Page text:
{[ promptMessage ]}

Bookmark it

{[ promptMessage ]}

NoteClassical - Lecture Note on Classical Macroeconomic...

Info iconThis preview shows pages 1–3. Sign up to view the full content.

View Full Document Right Arrow Icon
1 Lecture Note on Classical Macroeconomic Theory Econ 135 - Prof. Bohn This course will examine the linkages between money and interest rates in more detail than Mishkin’s book. While you have taken intermediate macro, most of Mishkin’s book is meant to be accessible to much less prepared students. Interest rates interact with output, inflation, and the price level. The topic is therefore an opportunity to examine the overall macro effects of monetary policy. Mishkin provides a synopsis in the book’s final chapters, but not a full analysis. The class will largely follow this note. Section 1 gives you an broader introduction and overview. Section 2 covers the interaction of money, prices, and inflation in a market-clearing “Classical” model where money is “neutral.” Section 3 comments briefly on optimal policy. Keynesian analysis is split off into a separate lecture note—to follow. My lecture notes are intended to supplement Mishkin and to establish common ground for discussing macroeconomic questions. Different instructors in Principles and Intermediate Macro place different emphasis on Keynesian versus Classical theories. Suggestions: (1) Study whichever theory your previous instructors emphasized least. (2) Try to reconcile any conflicts with what you have learned before (if any). Seemingly conflicting answers are usually due to differences in assumptions that can be clarified if you ask—don’t hesitate to ask me. 1. Overview on Money and Interest Rates How does monetary policy affect interest rates? Mishkin’s Chapter 5 provides several perspectives essentially side-by-side, without much integration. To fill in the gaps, I asked you to stop reading after you have read the examples on Expected Inflation/Fisher effect and on Business Cycles. The next topic in Mishkin would be Liquidity Preference Analysis, which – as we will see – requires assumptions that are inconsistent with the Fisher effect. Everyone agrees that increased money supply causes inflation. The Fisher effect implies therefore that increased money supply should raise interest rates. Yet financial analysts and policy makers widely agree that increased money supply reduces interest rates “in the short run” because it provides “liquidity” to financial markets. (The terms in quotes will be explained.) Mishkin goes on to conclude that an increased money supply may reduce interest rates, or raise them, or reduce and raise them at different times, all depending on the relative magnitude of various “liquidity”, “income”, “price”, and “expected inflation” effects. One objective of this and the next Lecture Note is to give you a better understanding of these claims and show how they claims relate to what you may have learned in Econ 101.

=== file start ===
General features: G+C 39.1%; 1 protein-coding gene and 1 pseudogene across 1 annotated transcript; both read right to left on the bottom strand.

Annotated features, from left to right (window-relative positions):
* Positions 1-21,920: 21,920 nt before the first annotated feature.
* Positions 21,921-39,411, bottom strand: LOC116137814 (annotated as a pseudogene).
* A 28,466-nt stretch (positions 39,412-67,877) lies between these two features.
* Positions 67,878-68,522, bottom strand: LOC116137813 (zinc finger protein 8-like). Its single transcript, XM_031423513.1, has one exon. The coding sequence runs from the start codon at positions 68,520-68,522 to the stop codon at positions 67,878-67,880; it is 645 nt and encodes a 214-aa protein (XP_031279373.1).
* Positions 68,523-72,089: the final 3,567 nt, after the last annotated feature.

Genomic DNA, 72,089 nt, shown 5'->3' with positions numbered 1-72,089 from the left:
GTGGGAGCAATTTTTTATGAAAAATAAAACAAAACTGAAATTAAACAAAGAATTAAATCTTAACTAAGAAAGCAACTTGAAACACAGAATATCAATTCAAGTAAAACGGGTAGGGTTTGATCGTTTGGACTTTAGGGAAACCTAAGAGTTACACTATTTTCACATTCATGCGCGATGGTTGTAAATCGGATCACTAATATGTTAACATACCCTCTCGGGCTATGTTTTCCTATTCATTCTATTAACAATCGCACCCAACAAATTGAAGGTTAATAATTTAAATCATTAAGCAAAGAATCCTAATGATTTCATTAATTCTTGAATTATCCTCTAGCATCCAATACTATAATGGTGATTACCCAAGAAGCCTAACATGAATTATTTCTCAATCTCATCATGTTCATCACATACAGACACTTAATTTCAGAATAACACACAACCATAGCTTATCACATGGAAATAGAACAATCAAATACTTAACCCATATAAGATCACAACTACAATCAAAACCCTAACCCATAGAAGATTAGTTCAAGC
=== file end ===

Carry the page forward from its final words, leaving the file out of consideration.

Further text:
Background image of page 1

Info iconThis preview has intentionally blurred sections. Sign up to view the full version.

View Full Document Right Arrow Icon
2 The central analytical issue is the Neutrality of Money (or non-neutrality). Money is called neutral if monetary changes have no impact on real economic activity. Some economic theories, often labeled Keynesian, presume that money does influence real output and real interest rates. Other theories, often
Background image of page 2
Image of page 3
This is the end of the preview. Sign up to access the rest of the document.

{[ snackBarMessage ]}